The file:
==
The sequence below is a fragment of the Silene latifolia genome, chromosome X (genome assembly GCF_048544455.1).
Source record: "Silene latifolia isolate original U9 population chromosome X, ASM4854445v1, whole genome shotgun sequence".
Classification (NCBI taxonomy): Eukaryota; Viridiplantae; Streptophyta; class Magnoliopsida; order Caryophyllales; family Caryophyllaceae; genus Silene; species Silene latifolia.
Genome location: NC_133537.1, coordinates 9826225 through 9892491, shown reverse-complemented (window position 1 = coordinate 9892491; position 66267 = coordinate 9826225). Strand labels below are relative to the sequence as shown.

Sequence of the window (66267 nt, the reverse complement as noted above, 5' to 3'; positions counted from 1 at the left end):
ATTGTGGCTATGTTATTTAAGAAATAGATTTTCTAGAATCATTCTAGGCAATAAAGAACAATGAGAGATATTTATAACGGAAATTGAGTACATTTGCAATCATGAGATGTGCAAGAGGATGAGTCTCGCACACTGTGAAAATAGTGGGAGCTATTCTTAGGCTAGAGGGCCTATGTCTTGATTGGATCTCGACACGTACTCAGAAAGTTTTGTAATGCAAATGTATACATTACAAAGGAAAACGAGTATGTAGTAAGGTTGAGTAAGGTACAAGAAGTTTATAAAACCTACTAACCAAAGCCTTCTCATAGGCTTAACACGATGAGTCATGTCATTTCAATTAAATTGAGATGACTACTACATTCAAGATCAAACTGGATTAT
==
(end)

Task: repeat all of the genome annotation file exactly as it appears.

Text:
The sequence below is a fragment of the Silene latifolia genome, chromosome X (genome assembly GCF_048544455.1).
Source record: "Silene latifolia isolate original U9 population chromosome X, ASM4854445v1, whole genome shotgun sequence".
Classification (NCBI taxonomy): Eukaryota; Viridiplantae; Streptophyta; class Magnoliopsida; order Caryophyllales; family Caryophyllaceae; genus Silene; species Silene latifolia.
Genome location: NC_133537.1, coordinates 9826225 through 9892491, shown reverse-complemented (window position 1 = coordinate 9892491; position 66267 = coordinate 9826225). Strand labels below are relative to the sequence as shown.

Sequence of the window (66267 nt, the reverse complement as noted above, 5' to 3'; positions counted from 1 at the left end):
ATTGTGGCTATGTTATTTAAGAAATAGATTTTCTAGAATCATTCTAGGCAATAAAGAACAATGAGAGATATTTATAACGGAAATTGAGTACATTTGCAATCATGAGATGTGCAAGAGGATGAGTCTCGCACACTGTGAAAATAGTGGGAGCTATTCTTAGGCTAGAGGGCCTATGTCTTGATTGGATCTCGACACGTACTCAGAAAGTTTTGTAATGCAAATGTATACATTACAAAGGAAAACGAGTATGTAGTAAGGTTGAGTAAGGTACAAGAAGTTTATAAAACCTACTAACCAAAGCCTTCTCATAGGCTTAACACGATGAGTCATGTCATTTCAATTAAATTGAGATGACTACTACATTCAAGATCAAACTGGATTAT